Attractions in Split
Diocletian's palace forms a main body of all attractions in Split. Apart the historical city core, there are other attractions worth seeing, but not as important as ones of Roman and pagan heritage.
Among the best preserved remains of the Diocletian's palace are the ground vaulted halls.
Human head on a lion's body, originally from Egypt and brought to Split 3500 years ago under orders of the Emperor Diocletian...
Historic site, Landmark
When sightseeing Split, the Diocletian's palace and it's most valuable sights will be the first landmark you'll get to know.
The "Porta septemtrionalis", the Northern gate that Diocletian used when he first entered the palace on June 1st, 305 AD.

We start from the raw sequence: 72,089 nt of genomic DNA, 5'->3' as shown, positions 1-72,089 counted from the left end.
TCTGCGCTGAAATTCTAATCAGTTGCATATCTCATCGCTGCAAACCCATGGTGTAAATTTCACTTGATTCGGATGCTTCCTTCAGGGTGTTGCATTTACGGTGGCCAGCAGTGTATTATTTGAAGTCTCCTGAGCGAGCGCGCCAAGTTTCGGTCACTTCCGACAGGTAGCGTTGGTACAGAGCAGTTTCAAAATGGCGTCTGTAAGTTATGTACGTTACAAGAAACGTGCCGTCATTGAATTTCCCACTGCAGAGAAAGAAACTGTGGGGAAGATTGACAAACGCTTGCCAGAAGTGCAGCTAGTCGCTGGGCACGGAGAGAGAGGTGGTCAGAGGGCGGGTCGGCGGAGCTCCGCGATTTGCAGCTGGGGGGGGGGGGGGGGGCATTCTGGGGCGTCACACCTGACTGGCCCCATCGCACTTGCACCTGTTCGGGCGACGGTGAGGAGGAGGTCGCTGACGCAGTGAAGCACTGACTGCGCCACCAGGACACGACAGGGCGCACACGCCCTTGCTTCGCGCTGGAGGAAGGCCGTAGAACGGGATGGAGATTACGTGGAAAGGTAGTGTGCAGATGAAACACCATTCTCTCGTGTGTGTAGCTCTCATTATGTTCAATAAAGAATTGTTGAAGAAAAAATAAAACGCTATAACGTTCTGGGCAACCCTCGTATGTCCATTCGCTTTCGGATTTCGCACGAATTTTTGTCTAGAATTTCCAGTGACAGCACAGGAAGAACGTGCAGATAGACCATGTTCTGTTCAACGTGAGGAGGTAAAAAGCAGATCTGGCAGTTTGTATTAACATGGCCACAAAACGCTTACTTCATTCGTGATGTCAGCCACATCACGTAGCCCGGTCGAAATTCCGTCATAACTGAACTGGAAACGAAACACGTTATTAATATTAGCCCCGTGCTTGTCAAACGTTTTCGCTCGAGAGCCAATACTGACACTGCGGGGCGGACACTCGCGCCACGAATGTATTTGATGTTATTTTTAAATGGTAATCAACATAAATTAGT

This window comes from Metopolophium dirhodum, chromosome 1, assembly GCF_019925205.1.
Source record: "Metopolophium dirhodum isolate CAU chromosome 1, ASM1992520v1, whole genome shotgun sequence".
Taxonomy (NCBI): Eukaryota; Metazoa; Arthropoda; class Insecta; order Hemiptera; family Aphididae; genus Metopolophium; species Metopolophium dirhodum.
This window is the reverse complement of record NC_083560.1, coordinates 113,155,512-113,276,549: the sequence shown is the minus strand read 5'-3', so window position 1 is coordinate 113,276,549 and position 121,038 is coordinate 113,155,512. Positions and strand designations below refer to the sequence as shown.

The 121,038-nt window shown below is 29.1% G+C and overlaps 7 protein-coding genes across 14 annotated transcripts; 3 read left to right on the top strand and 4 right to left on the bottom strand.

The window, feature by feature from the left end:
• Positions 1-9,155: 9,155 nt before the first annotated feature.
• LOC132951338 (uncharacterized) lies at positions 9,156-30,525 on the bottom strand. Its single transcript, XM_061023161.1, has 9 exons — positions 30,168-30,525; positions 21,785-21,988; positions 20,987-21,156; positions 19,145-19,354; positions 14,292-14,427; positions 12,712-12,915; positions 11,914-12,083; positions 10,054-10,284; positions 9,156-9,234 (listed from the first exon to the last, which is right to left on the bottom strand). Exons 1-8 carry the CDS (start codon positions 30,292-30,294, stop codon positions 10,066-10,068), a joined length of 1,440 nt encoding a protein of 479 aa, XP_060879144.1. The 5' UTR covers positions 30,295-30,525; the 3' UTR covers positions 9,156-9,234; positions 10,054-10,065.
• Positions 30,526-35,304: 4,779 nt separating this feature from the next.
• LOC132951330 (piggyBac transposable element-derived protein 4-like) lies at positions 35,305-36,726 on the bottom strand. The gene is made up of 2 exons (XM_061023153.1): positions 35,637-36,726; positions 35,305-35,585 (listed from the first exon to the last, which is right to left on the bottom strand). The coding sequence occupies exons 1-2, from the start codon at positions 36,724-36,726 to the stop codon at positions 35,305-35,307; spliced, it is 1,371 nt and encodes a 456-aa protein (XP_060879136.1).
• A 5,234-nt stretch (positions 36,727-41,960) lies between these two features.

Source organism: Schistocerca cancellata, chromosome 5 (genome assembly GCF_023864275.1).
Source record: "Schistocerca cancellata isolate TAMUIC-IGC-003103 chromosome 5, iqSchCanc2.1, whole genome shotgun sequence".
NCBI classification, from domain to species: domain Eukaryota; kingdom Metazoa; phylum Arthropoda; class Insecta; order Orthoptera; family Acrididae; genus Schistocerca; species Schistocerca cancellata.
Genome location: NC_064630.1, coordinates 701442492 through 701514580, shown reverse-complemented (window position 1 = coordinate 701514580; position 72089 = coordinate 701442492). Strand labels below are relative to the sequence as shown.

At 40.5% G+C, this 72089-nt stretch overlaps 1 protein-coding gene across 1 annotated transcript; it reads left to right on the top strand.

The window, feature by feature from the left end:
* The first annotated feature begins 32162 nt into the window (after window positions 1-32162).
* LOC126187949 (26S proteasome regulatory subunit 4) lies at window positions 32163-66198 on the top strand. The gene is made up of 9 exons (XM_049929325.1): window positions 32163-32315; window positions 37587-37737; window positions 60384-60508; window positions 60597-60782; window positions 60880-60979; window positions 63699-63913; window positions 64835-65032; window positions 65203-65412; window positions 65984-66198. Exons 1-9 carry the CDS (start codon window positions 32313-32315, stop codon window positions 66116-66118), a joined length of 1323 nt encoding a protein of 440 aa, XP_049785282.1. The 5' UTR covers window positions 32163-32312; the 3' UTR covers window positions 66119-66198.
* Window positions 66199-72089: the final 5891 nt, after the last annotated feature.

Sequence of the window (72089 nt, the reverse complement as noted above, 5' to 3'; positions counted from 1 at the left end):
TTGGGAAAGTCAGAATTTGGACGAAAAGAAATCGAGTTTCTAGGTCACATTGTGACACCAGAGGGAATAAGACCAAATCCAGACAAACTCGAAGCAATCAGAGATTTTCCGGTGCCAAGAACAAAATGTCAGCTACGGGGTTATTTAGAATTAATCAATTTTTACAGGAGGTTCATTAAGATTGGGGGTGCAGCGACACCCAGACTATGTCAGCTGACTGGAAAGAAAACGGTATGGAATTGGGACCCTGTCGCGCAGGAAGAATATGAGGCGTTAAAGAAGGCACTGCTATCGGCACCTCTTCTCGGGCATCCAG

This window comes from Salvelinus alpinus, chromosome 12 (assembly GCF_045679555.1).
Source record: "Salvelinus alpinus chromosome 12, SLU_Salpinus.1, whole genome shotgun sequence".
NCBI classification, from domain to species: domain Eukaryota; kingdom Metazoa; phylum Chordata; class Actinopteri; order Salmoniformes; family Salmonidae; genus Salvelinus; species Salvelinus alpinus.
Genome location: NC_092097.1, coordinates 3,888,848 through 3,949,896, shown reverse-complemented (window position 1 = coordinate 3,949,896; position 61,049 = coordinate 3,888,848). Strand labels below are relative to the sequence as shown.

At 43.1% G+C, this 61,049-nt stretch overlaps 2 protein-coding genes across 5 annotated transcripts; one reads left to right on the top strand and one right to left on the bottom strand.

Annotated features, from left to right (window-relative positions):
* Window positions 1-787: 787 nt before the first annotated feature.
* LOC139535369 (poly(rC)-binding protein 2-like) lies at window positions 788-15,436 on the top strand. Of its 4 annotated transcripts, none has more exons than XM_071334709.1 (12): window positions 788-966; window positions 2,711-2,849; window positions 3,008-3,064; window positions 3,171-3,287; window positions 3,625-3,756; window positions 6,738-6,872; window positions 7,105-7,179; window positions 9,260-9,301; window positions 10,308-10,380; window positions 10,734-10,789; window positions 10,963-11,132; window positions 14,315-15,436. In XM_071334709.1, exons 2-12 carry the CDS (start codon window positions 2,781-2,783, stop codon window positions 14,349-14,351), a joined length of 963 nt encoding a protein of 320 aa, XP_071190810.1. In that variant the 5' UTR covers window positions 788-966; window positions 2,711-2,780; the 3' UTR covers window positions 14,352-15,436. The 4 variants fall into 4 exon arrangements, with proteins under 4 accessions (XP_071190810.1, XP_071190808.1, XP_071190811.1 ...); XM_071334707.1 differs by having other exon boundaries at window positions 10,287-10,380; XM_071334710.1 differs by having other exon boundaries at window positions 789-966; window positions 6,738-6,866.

The "Porta orientalis", the Eastern gate of the Palace was dedicated to St. Apollinaire, a saint worshiped all over the Mediterranean world during the Early Christian period.
The Western gate, originally called Porta occidentalis but again during Venetian influence renamed to Iron Gate, as it remained until today.
The Southern gate, originally "Porta meridionalis" but by Venetians renamed to today's Brass gate.
As recorded by Marko Marulić in the manuscript dated from 16th century, the Vestibul had rounded niches with statues, a large dome with a glittering color mosaic and a white circular wall.
The Peristyle is the main square of the Diocletian's palace and was used by the Emperor himself to hold speeches.
Grgur Ninski (Gregory of Nin) was a Croatian bishop in the Middle Ages which strongly opposed the Pope and introduced the use of national language in religious services.
Prokurative is a famous square in the city center situated to the West of the Diocletian's palace and well known as a stage for many cultural events in the city of Split.